Sunset on JVD from Cane Garden Bay

Bare boat chartering is the best way to see the Virgin Islands.

We chartered a 41 foot sailboat out of Tortola, British Virgin Islands (BVIs), at the end of July. The 21st of July we left Tampa with the good news that no tropical weather was on the horizon.  Our first adventure turned out to be our flight to the Caribbean.  We flew into San Juan, Puerto Rico where we changed planes, from a jet to an 8 passenger Cessna!  The flight from San Juan to Charlotte Amalie, in St. Thomas, American Virgins was uneventful and beautiful.  The small plane glided over the many islets and rock promontories that dot the passage from Puerto Rico to St. Thomas.  Once in Charlotte Amalie we took the Tortola Fast Ferry to Georgetown.  This was our next adventure, zigzagging between the islands on a very large power catamaran, with other 100 or so passengers.  The weather was beautiful if a little windy.  Once in Georgetown we just had to go into Pusser’s for a very late lunch.  Pusser’s is a local rum manufacturer and restaurant/boutique.  The food is fabulous and the service friendly and fast.  The restaurant is across from the ferry docks, so we walked there after a very accommodating Taxi driver took our luggage to the Moorings facility and promised to return for us in an hour.

Flea Market

Flea Market

Our first day afloat woke up somewhat gray and blustery.  We learned that at that time of year the islands get a rain shower early in the morning and it’s usually cloudy with high clouds until the sun warms up and dries out the vegetation.  The sun came out as we were leaving the channel and the wind kicked up.  We clocked the winds that day at 28 knots (about 35 miles), but one of the many beautiful things in the BVIs is that while the wind may blow the seas stay choppy but no high waves form.  There’s really not enough room between the islands for any sort of sea to build up.

Norman Island was our first stop.  All the islands in this small chain are hilly promontories with deep small bays.  We picked up a mooring at the Bight, the most visited spot on Norman, which is actually a private island.  There are several pretty spots on Norman.  You can dinghy ashore and have a very nice meal at the small beach shack  and walk up the trail to the top of the hill for a look at the spot where the Atlantic and Caribbean meet.  The snorkeling along the wall that encloses the Bight is decent, but the best diving/snorkeling will be at the caves by the entrance to the Bight.  These are a short dinghy ride away.  On your way in or out you can also pick up a mooring and dive “The Indians”, a series of rocks a short distance from Norman, right on Francis Drake Channel, where the snorkeling can be spectacular, but only on calm days as the current runs very swiftly through here.

Marchioneel Bay
Marchioneel Bay on Cooper Island is also a private place with a small resort by the beach and a great restaurant/bar.  We picked up a mooring in front of the beach and got down for a “pain killer” at the bar.  During the afternoon of sunning and swimming we met Eddy, our friend and companion barracuda during our stay in Cooper Island.  It rested under the dinghy taking advantage of the shade and whenever we took the dinghy, it would move under the sailboat.  Marchioneel Bay is a great spot to swim and do a little snorkeling around the rocks that surround the Southeast corner of the anchorage.  But the main attraction of this flat island is the resort and its friendly people.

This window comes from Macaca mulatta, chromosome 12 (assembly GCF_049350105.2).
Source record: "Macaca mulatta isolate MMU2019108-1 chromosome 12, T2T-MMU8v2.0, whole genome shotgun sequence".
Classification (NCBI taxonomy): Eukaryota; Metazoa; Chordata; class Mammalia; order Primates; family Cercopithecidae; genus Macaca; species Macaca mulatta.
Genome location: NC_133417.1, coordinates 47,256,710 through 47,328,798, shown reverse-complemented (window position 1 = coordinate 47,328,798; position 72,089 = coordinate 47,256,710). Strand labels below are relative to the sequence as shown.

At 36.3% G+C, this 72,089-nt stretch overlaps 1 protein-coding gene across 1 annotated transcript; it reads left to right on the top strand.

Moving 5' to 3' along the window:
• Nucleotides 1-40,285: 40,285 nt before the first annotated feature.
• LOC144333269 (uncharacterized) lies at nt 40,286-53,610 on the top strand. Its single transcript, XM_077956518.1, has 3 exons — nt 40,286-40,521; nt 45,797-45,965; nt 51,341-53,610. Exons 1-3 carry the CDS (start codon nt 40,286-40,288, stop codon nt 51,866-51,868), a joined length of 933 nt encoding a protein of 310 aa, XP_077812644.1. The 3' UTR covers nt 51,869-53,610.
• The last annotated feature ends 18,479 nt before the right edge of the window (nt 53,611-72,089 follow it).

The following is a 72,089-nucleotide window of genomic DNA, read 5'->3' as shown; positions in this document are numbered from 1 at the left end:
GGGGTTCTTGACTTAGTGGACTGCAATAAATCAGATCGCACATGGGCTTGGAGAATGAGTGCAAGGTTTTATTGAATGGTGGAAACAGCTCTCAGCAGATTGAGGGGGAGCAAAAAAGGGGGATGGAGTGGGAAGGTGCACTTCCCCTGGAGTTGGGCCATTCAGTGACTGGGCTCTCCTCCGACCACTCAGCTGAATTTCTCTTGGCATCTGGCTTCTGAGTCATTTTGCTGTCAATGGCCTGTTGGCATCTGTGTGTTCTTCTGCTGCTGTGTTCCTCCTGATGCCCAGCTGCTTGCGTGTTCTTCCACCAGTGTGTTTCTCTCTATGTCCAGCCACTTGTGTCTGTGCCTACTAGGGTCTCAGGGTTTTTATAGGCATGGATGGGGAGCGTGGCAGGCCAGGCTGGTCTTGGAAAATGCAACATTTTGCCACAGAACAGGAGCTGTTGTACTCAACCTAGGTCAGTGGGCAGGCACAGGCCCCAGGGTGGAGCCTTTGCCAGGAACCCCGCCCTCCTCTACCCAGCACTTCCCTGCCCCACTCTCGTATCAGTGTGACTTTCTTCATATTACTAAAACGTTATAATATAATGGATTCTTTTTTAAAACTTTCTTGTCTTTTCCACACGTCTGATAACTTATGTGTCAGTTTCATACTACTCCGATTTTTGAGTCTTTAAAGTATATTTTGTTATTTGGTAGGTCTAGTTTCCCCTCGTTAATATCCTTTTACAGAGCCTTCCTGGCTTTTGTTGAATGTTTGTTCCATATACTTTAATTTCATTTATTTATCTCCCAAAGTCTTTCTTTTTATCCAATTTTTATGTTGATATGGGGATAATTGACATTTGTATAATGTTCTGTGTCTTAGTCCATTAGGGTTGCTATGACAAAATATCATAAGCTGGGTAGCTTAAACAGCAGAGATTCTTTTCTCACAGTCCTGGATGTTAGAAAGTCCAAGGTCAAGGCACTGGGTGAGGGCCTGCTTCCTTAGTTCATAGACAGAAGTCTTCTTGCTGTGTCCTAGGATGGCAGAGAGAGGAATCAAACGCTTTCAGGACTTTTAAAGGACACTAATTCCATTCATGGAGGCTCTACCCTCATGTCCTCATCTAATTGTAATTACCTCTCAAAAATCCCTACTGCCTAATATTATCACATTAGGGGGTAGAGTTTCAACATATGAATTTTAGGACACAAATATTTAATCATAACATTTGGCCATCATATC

The Baths

The Baths

From Marchioneel Bay we continued east to The Baths, probably the most famous spot in the BVIs.  The Baths are a series of winding tunnels, partly under water (up to your waist at times but mostly knee deep), in a crescent shape, which wind their way under the hills at the South end of Virgin Gorda.  The view from the restaurant bar at the top of the hill is spectacular, as is the experience of walking through these caves made of great boulders, with sugar white sand underfoot.  Swimming in these tunnels is an experience to remember.

Cane Garden Bay sits on the North side of Tortola at exactly the opposite end of the island from the capital, Roadtown.  Tortola is a very high island, with the highest peak at over 2500 ft., making travel across the island difficult.  This gives Cane Garden Bay the feel of a separate island.  The views are spectacular, with the very high peak in the background and the very white crescent beach at the foot of the mountain.  The small town has some very nice restaurants, several shops, and a couple of artisans, making it one of the most diverse places on the islands.  Across the channel, and to the Northwest of Tortola sits Jost Van Dyke of several famous bars.  The most notable is probably the Soggy Dollar Bar; famous for its pain killer, a rum concoction that brings many people to the small harbor of White Bay.  The story goes that you must swim ashore, walk to the Soggy Dollar, have your pain killers and swim back to your boat.  Most people dinghy ashore, but a couple in our group did the swimming to and from shore.  The other famous bar is Foxy’s, in Great Harbor, where you can have a mediocre meal, a good drink and a great time.  There’s live music most nights and the harbor is small enough that you can hear it from your boat, so you can party right at home.

The British Virgin Islands is a group of over 60 islands and rocks to visit and explore.  One week is certainly not enough to see this Caribbean paradise.